After the league issued a memo back in March stating they’d be tougher on pitchers using “foreign substances” on the baseball, the early months of the season saw no change in approach from the league. With hitting down across the league, and a slew of evidence implicating pitchers brought to last week’s owners meetings, MLB is poised to start laying down the hammer. For the Rockies, the question then becomes: will the stricter rule enforcement hurt pitchers or help hitters more?
It’s no secret that pitchers have long looked to get a better grip on the baseball in the hopes of increasing spin rate and in turn, pitch deception. In 2020, Trevor Bauer published an op-ed in The Players Tribune in which he estimated that 70% of pitchers were using some sort of “technically illegal substance” when pitching.
Hitters are well aware of this fact too - Colorado’s very own charlie Blackmon spoke to Sports Illustrated about how difficult hitting has become.
“There’s some [pitchers] where, if you swing where your eyes tell you, you won’t hit the ball, even if you’re on time,” he said.
In the last week alone, Bauer (a bit ironic, yes) and Gerrit Cole, two of the league’s best hurlers, have seen drastic drop-offs in spin rate, following MLB’s announcement of firmer implementation of the rules. It’s important not to draw conclusions from a sample size of one game, but Cole gave up five runs in five innings in that start - it’s something to keep an eye on.
Assuming MLB is serious about punishing pitchers going forward, how does this impact the Rockies? I haven’t seen any specific examples of Rockies pitchers partaking in the act, but if Bauer’s 70% figure is remotely accurate, it’s safe to assume that some of the team’s hurlers are getting a little extra pitching help.
Preventing runs is always a tall task for Rockies pitchers, but for the most part, the team has to be pleased with the product on the mound this year. Conversely, the hitting has left everybody wanting more. Raimel Tapia, the team’s average leader is hitting just .280, and the team has already been shut out ten times this season.
The most simple evaluation of how this might impact the Rockies is that it won’t actually change much. Pitching gets worse, hitting gets better, and you’re more or less right where you started, albeit with different results each game.
A deeper analysis suggests this could end up being a positive change for the club. The hitting has at times been so bad, that it’s not unreasonable to say the offensive performances have been worse than the pitching performances have been good.
One statistic to highlight just how underwhelming the offense has been in 2021. Ryan McMahon’s team leading thirteen home runs (vote him into the All-Star game here), are more than double the next best on the team. Six, yes six, Rockies have gone yard five times this season. There’s an absolute mess of players jockeying for that coveted second spot.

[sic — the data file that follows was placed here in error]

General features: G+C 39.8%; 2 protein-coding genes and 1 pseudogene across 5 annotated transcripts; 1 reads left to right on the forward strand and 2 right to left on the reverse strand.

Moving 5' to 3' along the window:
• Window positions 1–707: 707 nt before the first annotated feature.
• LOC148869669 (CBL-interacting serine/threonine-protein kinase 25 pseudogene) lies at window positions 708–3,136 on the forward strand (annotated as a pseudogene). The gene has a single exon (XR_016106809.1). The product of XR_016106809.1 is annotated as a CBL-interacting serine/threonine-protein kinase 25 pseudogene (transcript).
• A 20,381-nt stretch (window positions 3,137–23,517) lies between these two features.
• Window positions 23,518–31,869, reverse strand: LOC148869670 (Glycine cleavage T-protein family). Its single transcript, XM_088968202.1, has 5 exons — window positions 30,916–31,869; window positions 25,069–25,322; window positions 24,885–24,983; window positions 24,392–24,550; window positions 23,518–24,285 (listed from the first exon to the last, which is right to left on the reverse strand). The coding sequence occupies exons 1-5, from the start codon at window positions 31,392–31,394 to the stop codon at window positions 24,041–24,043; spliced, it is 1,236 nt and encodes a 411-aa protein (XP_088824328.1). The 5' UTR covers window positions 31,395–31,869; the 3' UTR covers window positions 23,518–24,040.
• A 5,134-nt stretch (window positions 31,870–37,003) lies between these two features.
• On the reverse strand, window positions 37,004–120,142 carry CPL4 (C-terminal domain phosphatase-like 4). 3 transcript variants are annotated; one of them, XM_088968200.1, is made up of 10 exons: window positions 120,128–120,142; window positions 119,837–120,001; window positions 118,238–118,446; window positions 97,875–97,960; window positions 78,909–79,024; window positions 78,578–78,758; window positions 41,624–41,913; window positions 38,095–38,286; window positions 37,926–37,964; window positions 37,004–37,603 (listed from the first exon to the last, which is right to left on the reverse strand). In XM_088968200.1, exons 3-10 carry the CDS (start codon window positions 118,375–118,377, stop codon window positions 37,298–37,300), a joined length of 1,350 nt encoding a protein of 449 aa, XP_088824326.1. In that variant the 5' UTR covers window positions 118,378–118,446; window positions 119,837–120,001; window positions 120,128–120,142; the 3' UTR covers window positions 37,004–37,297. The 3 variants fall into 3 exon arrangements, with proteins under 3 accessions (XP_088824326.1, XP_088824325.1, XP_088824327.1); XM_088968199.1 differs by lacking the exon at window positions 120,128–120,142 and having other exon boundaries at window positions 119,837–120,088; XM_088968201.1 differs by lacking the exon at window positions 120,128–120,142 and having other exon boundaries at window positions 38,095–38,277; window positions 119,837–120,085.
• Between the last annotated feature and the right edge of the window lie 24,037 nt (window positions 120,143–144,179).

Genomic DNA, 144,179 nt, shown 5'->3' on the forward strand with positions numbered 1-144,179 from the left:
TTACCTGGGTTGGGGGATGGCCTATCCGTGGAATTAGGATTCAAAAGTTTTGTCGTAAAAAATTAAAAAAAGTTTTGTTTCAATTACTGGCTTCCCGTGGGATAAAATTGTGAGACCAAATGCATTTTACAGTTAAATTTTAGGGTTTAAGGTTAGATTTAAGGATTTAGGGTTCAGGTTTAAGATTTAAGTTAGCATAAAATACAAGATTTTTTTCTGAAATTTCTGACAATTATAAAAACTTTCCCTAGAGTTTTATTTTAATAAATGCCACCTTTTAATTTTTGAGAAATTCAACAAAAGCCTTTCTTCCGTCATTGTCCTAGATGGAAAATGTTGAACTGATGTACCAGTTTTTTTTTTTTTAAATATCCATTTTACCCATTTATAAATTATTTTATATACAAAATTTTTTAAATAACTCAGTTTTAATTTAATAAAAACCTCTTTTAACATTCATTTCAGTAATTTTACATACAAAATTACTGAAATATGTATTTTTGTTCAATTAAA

The Rockies pitching staff has by no means been dominant this season, they’ve given up the fifth most runs in the league. But that’s par for the course at Coors Field. Being 28th in home runs and 16th in runs league-wide as the Rockies are, is unacceptable.
Pitchers won’t be happy with the league’s new enforcement, but it’s no secret the offensive for this Colorado club could use a little something to help them get going in the right direction.
Let’s just hope it doesn’t doom the pitchers so much, especially with Germán Márquez rounding into form after his early season struggles.
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With Larry Walker set to be inducted into the Hall of Fame on September 8, after last year’s ceremony was postponed, his Colorado Rockies jersey retirement will now come after his arrival in Cooperstown. Celebrations of Walker and the number 33 he wore for the team will now occur on September 25, before the team takes on the San Francisco Giants, about six weeks after the originally scheduled August 21 date.
I’m generally not a supporter of the idea that robot umpires should make decisions on balls and strikes, but this abomination from Sunday night is the kind of call that sometimes makes me think twice.
With the game tied at 4-4 in the bottom of the ninth, Rougned Odor saw that pitch with a 3-2 count and runners at second and third. Rather than having the bases loaded with two outs, the Yankees were done for the inning and headed to extras. They ended up losing in the tenth.
This one blown call isn’t the reason the Yankees lost and one ball or strike missed usually doesn’t decide the outcome of the game. But maybe there’s room for an in-between solution. Why not let teams have one or two challenges per game that are strictly dedicated to questioning whether a pitch was called correctly.
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On the farm
The Yard Goats rallied to put up four runs in the final three innings but couldn’t do enough to come away with a victory on Wednesday night. The Reading Fightin Phils got an insurance run in the eighth inning that was enough to keep them ahead and defeat the Yard Goats 6-5 in a tightly contested game.
Two bad innings were all that was needed to sink the Indians last night as Vancouver put up five runs in the opening frame and another four in the sixth. Indians second baseman Isaac Collins hit a solo HR in the first inning but that was the lone offensive bright spot for the team who fell to 13-19 on the season.
Things Fall Apart - such was the way of the game for the Fresno Grizzlies who entered the ninth inning with a two-run lead over the Modesto Nuts. Unfortunately, Grizzlies reliever Juan Mejia struggled when he took the mound giving up three runs in the bottom of the ninth. Despite the tough outing, the Grizzlies still hold a sterling 21-11 record on the year.
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